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Christina: Dear James, maybe you remember me: I was one of Premananda’s followers, and we met a few times in Tiruvannamalai. I have left Premananda and the community about five years ago. For two years I was trying to live a normal live but it didn’t work out. My self dropped me into a deep crisis to let me see that my existence can’t get on without taking the self the first priority. This crisis emphasized my dependency on outer authorities.
James: I am not surprised you left Premananda. Even though I love the guy, he has no business “teaching” anything. I finally told him so, and haven’t seen him for years.
Christina: Just within this crisis I met the dreamwork. Not the usual dreamwork which seeks for solutions and absolutions, but a dreamwork that seeks for freeing the self, exhuming the natural being which we are. I am working with my dreams now for two-and-a-half years; since one year I am also painting my self.
James: So what has the dreamwork done to free you?
Christina: All the people I am friends with which have dealt with satsang before rejecting dreams as illusions. They don’t understand that it needs mind to overcome mind; they are afraid of their dreams and they are afraid to question the illusion of the being. Therefore, I would be glad to have some answers to some questions. What was your impulse to listen to your dreams?
James: It was just curiosity. I wasn’t looking for anything. I was already happy and free.
Christina: All the satsang, all the Advaita Vedanta I listened to told me to reject dreams as an illusion.
James: That is true if you are looking for liberation because liberation is discriminating between the real – awareness – and the apparently real, which means dreams, thoughts, feelings, ideas, beliefs, opinions, etc. But if you are trying to purify your mind, dreamwork can be valuable.
Christina: I came to dreamwork by chance or by fate, after I couldn’t get further with Premananda. How and why did you start to observe your dreams?
James: I just had some interesting dreams when I was living alone in the mountains and I had nothing to do, so I started to study them. As I said above, I already knew who I was.
Christina: Would you call the dreamwork necessary for inner growth, or is it a personal thing?
James: No. It can be helpful as an aid to sadhana because it brings unconscious content into consciousness, but it is definitely not necessary. All the ideas that come up in dreams are based on waking-state reality. If you don’t solve your life problems, your dreams will reflect that. But you do not need dreams to tell you what you should be doing in life. For someone seeking liberation, the lifestyle is clear.
Christina: What is your personal experience/learning with dreamwork regarding Advaita Vedanta?
James: I got nothing from it that I didn’t get from Vedanta – you really can’t compare dreamwork with Vedanta – but it cleared some Shadow content and rounded out my understanding of Isvara, the unconscious mind, in an unusual way.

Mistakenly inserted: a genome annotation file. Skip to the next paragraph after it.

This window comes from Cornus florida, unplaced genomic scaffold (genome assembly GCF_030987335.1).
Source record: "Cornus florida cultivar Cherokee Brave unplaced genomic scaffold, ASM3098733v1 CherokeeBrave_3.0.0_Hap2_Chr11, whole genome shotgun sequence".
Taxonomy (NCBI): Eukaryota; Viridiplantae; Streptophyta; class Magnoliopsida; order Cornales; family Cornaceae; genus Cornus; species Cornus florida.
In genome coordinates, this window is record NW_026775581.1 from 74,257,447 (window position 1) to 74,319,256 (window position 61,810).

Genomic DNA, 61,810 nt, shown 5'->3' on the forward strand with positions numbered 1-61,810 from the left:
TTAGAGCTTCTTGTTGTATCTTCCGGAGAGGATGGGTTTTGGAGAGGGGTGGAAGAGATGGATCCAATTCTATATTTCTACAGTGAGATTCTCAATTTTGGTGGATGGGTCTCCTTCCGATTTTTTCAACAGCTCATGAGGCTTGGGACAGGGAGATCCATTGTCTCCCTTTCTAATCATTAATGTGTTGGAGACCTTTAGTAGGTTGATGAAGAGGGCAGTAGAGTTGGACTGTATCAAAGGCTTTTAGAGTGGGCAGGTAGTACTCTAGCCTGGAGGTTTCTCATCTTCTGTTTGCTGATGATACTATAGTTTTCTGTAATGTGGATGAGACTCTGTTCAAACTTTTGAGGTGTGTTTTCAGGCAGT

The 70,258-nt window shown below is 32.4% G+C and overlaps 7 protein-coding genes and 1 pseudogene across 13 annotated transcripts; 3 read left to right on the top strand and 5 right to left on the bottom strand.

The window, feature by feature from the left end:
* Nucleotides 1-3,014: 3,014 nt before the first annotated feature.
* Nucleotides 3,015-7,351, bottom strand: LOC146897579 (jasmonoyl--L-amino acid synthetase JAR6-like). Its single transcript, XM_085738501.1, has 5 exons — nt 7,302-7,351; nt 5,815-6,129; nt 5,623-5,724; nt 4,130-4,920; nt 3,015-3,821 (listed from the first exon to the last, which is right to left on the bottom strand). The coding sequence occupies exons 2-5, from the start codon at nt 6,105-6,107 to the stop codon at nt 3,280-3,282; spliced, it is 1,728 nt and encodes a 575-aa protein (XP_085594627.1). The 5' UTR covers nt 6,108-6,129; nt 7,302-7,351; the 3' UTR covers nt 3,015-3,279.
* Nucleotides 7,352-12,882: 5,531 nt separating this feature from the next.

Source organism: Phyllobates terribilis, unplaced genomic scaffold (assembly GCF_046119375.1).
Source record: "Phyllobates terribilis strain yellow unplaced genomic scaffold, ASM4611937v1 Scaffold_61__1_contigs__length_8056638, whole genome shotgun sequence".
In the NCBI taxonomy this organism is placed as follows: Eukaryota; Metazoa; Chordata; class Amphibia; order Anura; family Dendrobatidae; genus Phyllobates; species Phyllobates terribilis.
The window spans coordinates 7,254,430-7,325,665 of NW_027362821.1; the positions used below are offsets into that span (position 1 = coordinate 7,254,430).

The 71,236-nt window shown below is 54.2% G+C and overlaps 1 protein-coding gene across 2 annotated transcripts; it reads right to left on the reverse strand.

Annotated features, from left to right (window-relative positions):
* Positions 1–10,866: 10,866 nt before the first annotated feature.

Christina: The reason I am writing to you is the following: I feel that my self requests me to do something meaningful with my life. I have a few ideas, and all of them get corrupted by my conditioning. Sometimes I just stay quiet until self is overcoming. Sometimes I just feel the urgent drive of my ego to do something with my life.
James: I think you would be better served by doing whatever you are doing in the karma yoga spirit. In this way, your actions in the world will remove your unhealthy conditioning. When it has been removed to some degree, it will reveal your svadharma – your relative nature – and you will be led to meaningful work.
Christina: Spiritual people especially are pretty skeptical of dreamwork. What is your argument about dreamwork for “spiritual” people?
James: Dreamwork is a very slow, indirect way of solving psychological problems. However, if it makes you happy, then you should do it.
Christina: What parallel do you see in dreamwork and in Advaita Vedanta?
James: It depends on what you mean but Advaita Vedanta. But basically there is no connection, particularly in the way that you probably understand it. If you got your ideas about Advaita from Premananda or from others in the Neo-Advaita world, you will undoubtedly be confused. I think what you mean by Advaita Vedanta is Neo-Advaita. It is a seriously flawed approach to non-duality.
Having said that, if you are attracted to dreamwork and you know how to interpret the dream language – and you are committed to following what the dream teaches – it may be beneficial, as dreams are a way that Isvara communicates with the person.
But the big problem is how to interpret the meaning of the dream. To do it properly, you would need a dreamworker who is a free being. If you don’t know who you are either as a person or as awareness, it is virtually impossible to make sense out of the dreams because your conditioning will cause you to misunderstand the meaning of the dream.
And finally, dreams do not proscribe a sadhana, a way of life that leads to liberation; they merely reflect what you are at any moment. When you have cleared some of your negative stuff and if the dreams start to reveal the mind of Isvara, God, then they can become valuable spiritually, but that level of dreamwork is very rare and you would need a guide to interpret the dreams. And then you need the will to put the suggested changes into practice.
It is better to clear your subconscious with karma yoga. You probably don’t understand what karma yoga is if you were with Premananda. He definitely misuses it. If you want to know more, you should get my book How to Attain Enlightenment and read it very slowly from beginning to end. It will give you a proper blueprint for enlightenment.
~ Love, James